Career Day at BBB
Most Master's students are in a phase where future career and job opportunities are very much in focus. The possibilities are many, but where do you start? Who has the relevant positions, and what qualifications are valuable to potential employers? The Student Committee of Medical Biology arranged a Career Day at BBB to dig deeper into these questions.
The main lobby of the BB building is humming with conversation. There's a break in the Career Day program, and students are in active conversations with exhibitors on the numerous stands outside the auditoriums. Inside the conference room on the opposite side, the logistics are intense; this is a small command center for the event. Food and drink is carried out and empty trays, plates and cups are returned. Master student Lasse Vesta is one of six committee members organizing the Career Day. "The turnout has been fantastic; auditorium 4 was packed and the activity has been great. In addition, we have received positive feedback on the catering, which also helps morale", smiles Lasse. There is a lot of planning behind a day like this. "We have had ongoing contact with 9 different agencies and companies for a long time to make this happen, and there have been lots of meetings, mailing and telephones." In light of the pre-emptive efforts, seeing the popularity of the event carries extra satisfaction.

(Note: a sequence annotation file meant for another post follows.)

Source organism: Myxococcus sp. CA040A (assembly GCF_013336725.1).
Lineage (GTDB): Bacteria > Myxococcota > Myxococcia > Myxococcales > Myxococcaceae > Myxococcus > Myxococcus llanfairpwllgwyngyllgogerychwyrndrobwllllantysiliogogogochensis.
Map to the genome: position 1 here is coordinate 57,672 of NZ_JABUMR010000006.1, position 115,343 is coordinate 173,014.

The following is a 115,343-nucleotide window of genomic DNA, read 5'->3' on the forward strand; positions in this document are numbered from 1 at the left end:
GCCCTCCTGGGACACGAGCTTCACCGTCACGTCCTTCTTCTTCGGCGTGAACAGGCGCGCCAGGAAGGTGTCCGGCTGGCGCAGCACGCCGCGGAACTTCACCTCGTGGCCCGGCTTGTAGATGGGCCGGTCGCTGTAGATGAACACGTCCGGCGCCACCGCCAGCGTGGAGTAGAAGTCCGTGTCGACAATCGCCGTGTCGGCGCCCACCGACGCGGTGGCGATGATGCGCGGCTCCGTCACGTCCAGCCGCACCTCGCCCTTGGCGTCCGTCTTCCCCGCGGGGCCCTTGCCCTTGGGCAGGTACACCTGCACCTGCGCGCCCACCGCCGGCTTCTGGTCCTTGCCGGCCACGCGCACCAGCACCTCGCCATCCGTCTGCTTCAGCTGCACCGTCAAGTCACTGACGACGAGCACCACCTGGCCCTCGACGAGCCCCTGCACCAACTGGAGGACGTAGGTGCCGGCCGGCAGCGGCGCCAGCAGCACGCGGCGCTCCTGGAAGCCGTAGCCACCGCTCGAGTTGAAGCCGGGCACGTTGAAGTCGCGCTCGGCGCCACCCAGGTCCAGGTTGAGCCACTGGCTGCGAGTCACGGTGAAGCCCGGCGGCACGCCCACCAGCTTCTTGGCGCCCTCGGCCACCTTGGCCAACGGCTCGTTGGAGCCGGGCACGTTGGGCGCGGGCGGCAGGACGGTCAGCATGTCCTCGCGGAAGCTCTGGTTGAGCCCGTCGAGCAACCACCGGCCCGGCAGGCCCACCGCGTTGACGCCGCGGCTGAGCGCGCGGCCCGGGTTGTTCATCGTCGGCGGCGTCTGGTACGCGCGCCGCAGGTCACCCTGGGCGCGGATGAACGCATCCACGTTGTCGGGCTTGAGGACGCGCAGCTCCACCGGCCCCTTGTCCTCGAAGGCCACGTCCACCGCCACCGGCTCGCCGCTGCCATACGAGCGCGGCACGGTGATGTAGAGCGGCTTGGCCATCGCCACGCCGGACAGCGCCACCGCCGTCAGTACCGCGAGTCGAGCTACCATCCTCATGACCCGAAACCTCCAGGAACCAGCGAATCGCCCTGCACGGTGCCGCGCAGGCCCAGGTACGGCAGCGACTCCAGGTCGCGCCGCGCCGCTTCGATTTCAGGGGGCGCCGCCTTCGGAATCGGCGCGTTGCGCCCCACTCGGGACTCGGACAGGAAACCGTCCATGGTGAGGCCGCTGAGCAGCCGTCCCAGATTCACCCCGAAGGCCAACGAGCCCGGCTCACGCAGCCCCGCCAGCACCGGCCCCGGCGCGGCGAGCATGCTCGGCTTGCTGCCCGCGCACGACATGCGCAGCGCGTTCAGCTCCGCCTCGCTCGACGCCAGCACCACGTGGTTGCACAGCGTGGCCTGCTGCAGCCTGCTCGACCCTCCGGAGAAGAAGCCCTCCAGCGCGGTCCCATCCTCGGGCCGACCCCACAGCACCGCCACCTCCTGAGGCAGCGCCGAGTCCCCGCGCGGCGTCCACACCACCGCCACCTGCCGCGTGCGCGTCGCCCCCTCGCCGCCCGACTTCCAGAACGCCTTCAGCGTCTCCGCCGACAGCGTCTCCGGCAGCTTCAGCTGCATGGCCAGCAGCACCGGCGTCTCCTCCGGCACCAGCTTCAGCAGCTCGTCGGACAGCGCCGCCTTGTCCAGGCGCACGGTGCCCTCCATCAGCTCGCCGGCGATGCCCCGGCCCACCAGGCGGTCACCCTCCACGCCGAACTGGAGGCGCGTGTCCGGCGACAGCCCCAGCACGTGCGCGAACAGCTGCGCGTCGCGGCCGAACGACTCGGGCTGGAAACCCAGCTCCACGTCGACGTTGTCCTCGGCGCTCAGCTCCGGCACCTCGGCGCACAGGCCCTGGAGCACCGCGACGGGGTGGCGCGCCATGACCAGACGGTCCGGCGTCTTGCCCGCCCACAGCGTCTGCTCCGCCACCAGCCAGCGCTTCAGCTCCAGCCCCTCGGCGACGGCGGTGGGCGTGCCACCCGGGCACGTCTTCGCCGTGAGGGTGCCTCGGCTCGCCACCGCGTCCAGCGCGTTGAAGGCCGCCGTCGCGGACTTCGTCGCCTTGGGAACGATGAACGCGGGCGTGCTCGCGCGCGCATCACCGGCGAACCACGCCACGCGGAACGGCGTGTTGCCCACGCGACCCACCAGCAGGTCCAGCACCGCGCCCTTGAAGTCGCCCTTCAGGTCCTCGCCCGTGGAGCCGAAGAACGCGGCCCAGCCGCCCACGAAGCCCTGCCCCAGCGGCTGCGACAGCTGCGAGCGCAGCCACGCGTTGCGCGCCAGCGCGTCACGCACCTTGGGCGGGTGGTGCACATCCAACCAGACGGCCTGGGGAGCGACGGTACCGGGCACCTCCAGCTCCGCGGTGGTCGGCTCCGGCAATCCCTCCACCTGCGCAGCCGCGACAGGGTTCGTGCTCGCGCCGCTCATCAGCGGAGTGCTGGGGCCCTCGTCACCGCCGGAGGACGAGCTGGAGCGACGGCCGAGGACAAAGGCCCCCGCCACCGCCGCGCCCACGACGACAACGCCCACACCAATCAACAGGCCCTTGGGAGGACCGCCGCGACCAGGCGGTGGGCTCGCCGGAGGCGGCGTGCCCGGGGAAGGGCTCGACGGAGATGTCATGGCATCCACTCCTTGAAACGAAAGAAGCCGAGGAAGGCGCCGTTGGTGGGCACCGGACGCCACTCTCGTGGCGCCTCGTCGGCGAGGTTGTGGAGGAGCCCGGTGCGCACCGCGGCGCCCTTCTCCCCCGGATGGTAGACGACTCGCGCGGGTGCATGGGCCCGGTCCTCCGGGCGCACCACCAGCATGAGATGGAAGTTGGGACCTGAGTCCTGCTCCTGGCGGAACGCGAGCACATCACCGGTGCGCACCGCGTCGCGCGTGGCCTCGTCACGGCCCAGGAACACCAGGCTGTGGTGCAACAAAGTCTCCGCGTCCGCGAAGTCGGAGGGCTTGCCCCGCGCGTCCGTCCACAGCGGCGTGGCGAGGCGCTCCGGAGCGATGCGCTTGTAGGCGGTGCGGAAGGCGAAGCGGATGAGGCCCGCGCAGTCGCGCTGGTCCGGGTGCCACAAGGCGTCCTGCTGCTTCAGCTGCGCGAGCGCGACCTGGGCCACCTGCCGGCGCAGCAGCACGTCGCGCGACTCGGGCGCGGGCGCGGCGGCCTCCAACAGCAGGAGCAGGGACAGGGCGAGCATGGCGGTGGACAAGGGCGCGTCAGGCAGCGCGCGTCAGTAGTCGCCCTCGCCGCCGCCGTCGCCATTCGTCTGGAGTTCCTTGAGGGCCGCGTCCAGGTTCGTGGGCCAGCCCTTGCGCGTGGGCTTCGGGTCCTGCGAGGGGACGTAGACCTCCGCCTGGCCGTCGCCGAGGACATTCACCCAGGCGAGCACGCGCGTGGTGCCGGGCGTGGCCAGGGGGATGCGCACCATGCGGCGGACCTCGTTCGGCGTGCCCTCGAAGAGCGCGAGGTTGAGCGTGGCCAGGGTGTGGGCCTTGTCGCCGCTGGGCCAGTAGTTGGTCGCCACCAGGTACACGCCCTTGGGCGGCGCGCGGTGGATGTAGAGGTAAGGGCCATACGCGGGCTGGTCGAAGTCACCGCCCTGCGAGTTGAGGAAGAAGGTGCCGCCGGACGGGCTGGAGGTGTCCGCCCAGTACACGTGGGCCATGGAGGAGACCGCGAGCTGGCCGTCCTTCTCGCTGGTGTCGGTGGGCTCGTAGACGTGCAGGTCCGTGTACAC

Better than before
One of the exhibitors, who also had a presentation during the program, is Therese Solstad Saunders from the Norwegian Medicines Agency (NMA). She thinks this kind of initiative is very laudable. "When I did my Master's, we had no events like this and end of our study period was characterized by a lot of uncertainty in relation to our future careers." She has received a lot of positive feedback on her presentation, which focused on the NMA's need for staff with solid and specialized knowledge and skills within biology and chemistry at her workplace. "Students taking professional studies such as medicine or law have obvious career paths ahead, and students on subjects such as economy are much better at involving future employers at an early stage." Saunders has a background from the Department of Biomedicine herself, most recently as a postdoctoral researcher affiliated with the PROBE platform. She thinks it is nice to be invited. "Many students wonder what the Norwegian Medicines Agency are actually working with, and it is important for us to emphasize that our tasks are many and varied, with opportunities for international careers."
Many interested parties
Therese Saunders is not the only one who seems pleased with the recruiting possibilities that the Career Day offers; representatives from such diverse institutions as PPU (teacher college), the Hormone Laboratory at Haukeland University Hospital, the Cancer Registry of Norway and the laboratory supplier VWR are all in place, sporting smiling faces and waving brochures in their hands. Lasse Vesta informs us that although the target audience is primarily Master's students, PhD candidates as well as postdoctoral fellows have joined the audience and are also stopping by the stands to discuss various career opportunitites with the exhibitors.
So the opportunities for interesting work after a Master's degree in Medical Biology may prove to be better and more diverse than one might think? It certainly appears that way.